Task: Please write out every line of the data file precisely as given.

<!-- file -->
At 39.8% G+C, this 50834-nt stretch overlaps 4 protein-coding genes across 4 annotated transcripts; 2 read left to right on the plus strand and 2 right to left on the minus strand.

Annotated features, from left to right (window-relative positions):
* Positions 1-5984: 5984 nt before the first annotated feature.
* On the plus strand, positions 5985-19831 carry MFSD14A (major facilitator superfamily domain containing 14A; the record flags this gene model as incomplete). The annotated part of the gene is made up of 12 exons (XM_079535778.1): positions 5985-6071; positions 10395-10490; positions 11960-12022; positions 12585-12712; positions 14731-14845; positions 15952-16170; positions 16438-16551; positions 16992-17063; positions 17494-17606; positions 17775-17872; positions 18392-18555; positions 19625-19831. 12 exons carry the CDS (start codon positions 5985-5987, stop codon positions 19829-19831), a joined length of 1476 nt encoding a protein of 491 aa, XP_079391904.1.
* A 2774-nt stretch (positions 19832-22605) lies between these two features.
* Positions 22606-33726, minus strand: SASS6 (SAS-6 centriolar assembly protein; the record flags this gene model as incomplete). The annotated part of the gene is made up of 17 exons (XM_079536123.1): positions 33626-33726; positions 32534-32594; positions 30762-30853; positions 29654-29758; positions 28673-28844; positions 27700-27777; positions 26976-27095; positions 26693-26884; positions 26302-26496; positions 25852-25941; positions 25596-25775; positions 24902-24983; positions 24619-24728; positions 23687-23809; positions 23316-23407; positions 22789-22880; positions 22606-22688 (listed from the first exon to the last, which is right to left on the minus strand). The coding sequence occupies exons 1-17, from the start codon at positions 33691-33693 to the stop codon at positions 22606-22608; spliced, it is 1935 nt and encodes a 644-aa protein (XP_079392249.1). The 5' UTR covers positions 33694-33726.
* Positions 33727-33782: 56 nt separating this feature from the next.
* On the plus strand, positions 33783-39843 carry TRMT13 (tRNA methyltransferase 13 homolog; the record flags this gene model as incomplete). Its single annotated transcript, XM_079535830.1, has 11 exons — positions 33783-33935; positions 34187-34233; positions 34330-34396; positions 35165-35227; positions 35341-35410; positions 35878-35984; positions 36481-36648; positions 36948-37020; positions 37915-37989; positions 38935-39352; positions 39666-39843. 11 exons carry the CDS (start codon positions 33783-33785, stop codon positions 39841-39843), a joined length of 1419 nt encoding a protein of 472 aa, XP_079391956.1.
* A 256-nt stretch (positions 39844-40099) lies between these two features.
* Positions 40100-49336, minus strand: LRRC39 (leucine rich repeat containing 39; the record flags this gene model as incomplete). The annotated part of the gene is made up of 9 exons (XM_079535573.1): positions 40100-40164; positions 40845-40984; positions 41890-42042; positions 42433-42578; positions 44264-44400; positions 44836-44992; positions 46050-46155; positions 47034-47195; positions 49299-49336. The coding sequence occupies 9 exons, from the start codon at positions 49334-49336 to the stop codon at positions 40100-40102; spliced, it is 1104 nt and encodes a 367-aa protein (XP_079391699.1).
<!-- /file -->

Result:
At 39.8% G+C, this 50834-nt stretch overlaps 4 protein-coding genes across 4 annotated transcripts; 2 read left to right on the plus strand and 2 right to left on the minus strand.

Annotated features, from left to right (window-relative positions):
* Positions 1-5984: 5984 nt before the first annotated feature.
* On the plus strand, positions 5985-19831 carry MFSD14A (major facilitator superfamily domain containing 14A; the record flags this gene model as incomplete). The annotated part of the gene is made up of 12 exons (XM_079535778.1): positions 5985-6071; positions 10395-10490; positions 11960-12022; positions 12585-12712; positions 14731-14845; positions 15952-16170; positions 16438-16551; positions 16992-17063; positions 17494-17606; positions 17775-17872; positions 18392-18555; positions 19625-19831. 12 exons carry the CDS (start codon positions 5985-5987, stop codon positions 19829-19831), a joined length of 1476 nt encoding a protein of 491 aa, XP_079391904.1.
* A 2774-nt stretch (positions 19832-22605) lies between these two features.
* Positions 22606-33726, minus strand: SASS6 (SAS-6 centriolar assembly protein; the record flags this gene model as incomplete). The annotated part of the gene is made up of 17 exons (XM_079536123.1): positions 33626-33726; positions 32534-32594; positions 30762-30853; positions 29654-29758; positions 28673-28844; positions 27700-27777; positions 26976-27095; positions 26693-26884; positions 26302-26496; positions 25852-25941; positions 25596-25775; positions 24902-24983; positions 24619-24728; positions 23687-23809; positions 23316-23407; positions 22789-22880; positions 22606-22688 (listed from the first exon to the last, which is right to left on the minus strand). The coding sequence occupies exons 1-17, from the start codon at positions 33691-33693 to the stop codon at positions 22606-22608; spliced, it is 1935 nt and encodes a 644-aa protein (XP_079392249.1). The 5' UTR covers positions 33694-33726.
* Positions 33727-33782: 56 nt separating this feature from the next.
* On the plus strand, positions 33783-39843 carry TRMT13 (tRNA methyltransferase 13 homolog; the record flags this gene model as incomplete). Its single annotated transcript, XM_079535830.1, has 11 exons — positions 33783-33935; positions 34187-34233; positions 34330-34396; positions 35165-35227; positions 35341-35410; positions 35878-35984; positions 36481-36648; positions 36948-37020; positions 37915-37989; positions 38935-39352; positions 39666-39843. 11 exons carry the CDS (start codon positions 33783-33785, stop codon positions 39841-39843), a joined length of 1419 nt encoding a protein of 472 aa, XP_079391956.1.
* A 256-nt stretch (positions 39844-40099) lies between these two features.
* Positions 40100-49336, minus strand: LRRC39 (leucine rich repeat containing 39; the record flags this gene model as incomplete). The annotated part of the gene is made up of 9 exons (XM_079535573.1): positions 40100-40164; positions 40845-40984; positions 41890-42042; positions 42433-42578; positions 44264-44400; positions 44836-44992; positions 46050-46155; positions 47034-47195; positions 49299-49336. The coding sequence occupies 9 exons, from the start codon at positions 49334-49336 to the stop codon at positions 40100-40102; spliced, it is 1104 nt and encodes a 367-aa protein (XP_079391699.1).